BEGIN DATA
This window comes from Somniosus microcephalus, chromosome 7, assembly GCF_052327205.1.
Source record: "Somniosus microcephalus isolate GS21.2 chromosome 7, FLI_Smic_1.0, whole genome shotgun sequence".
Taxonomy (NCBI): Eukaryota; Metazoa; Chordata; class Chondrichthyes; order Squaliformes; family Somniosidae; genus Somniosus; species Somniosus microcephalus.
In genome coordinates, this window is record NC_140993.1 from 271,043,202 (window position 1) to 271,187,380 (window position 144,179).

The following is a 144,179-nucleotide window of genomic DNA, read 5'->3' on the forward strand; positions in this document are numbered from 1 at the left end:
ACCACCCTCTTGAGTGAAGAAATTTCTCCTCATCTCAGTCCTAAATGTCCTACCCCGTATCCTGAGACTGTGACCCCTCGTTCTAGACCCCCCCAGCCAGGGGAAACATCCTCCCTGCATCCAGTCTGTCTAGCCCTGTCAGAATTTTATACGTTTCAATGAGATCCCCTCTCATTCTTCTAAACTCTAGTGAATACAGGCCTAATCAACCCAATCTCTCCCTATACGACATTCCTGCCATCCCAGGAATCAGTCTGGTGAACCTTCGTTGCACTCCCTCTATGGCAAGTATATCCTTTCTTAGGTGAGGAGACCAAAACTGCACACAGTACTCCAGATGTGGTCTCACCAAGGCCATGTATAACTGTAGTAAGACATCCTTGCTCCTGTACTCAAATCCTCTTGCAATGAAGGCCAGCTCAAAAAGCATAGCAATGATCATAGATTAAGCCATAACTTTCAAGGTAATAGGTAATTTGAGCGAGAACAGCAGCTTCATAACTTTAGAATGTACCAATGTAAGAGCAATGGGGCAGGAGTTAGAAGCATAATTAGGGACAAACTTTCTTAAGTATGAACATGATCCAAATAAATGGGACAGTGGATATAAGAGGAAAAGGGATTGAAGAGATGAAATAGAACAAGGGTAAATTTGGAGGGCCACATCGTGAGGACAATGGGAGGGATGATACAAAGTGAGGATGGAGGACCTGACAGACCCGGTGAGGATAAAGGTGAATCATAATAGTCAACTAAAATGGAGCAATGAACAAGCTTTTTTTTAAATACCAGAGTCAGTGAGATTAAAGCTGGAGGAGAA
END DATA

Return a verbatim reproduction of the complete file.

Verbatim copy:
This window comes from Somniosus microcephalus, chromosome 7, assembly GCF_052327205.1.
Source record: "Somniosus microcephalus isolate GS21.2 chromosome 7, FLI_Smic_1.0, whole genome shotgun sequence".
Taxonomy (NCBI): Eukaryota; Metazoa; Chordata; class Chondrichthyes; order Squaliformes; family Somniosidae; genus Somniosus; species Somniosus microcephalus.
In genome coordinates, this window is record NC_140993.1 from 271,043,202 (window position 1) to 271,187,380 (window position 144,179).

The following is a 144,179-nucleotide window of genomic DNA, read 5'->3' on the forward strand; positions in this document are numbered from 1 at the left end:
ACCACCCTCTTGAGTGAAGAAATTTCTCCTCATCTCAGTCCTAAATGTCCTACCCCGTATCCTGAGACTGTGACCCCTCGTTCTAGACCCCCCCAGCCAGGGGAAACATCCTCCCTGCATCCAGTCTGTCTAGCCCTGTCAGAATTTTATACGTTTCAATGAGATCCCCTCTCATTCTTCTAAACTCTAGTGAATACAGGCCTAATCAACCCAATCTCTCCCTATACGACATTCCTGCCATCCCAGGAATCAGTCTGGTGAACCTTCGTTGCACTCCCTCTATGGCAAGTATATCCTTTCTTAGGTGAGGAGACCAAAACTGCACACAGTACTCCAGATGTGGTCTCACCAAGGCCATGTATAACTGTAGTAAGACATCCTTGCTCCTGTACTCAAATCCTCTTGCAATGAAGGCCAGCTCAAAAAGCATAGCAATGATCATAGATTAAGCCATAACTTTCAAGGTAATAGGTAATTTGAGCGAGAACAGCAGCTTCATAACTTTAGAATGTACCAATGTAAGAGCAATGGGGCAGGAGTTAGAAGCATAATTAGGGACAAACTTTCTTAAGTATGAACATGATCCAAATAAATGGGACAGTGGATATAAGAGGAAAAGGGATTGAAGAGATGAAATAGAACAAGGGTAAATTTGGAGGGCCACATCGTGAGGACAATGGGAGGGATGATACAAAGTGAGGATGGAGGACCTGACAGACCCGGTGAGGATAAAGGTGAATCATAATAGTCAACTAAAATGGAGCAATGAACAAGCTTTTTTTTAAATACCAGAGTCAGTGAGATTAAAGCTGGAGGAGAA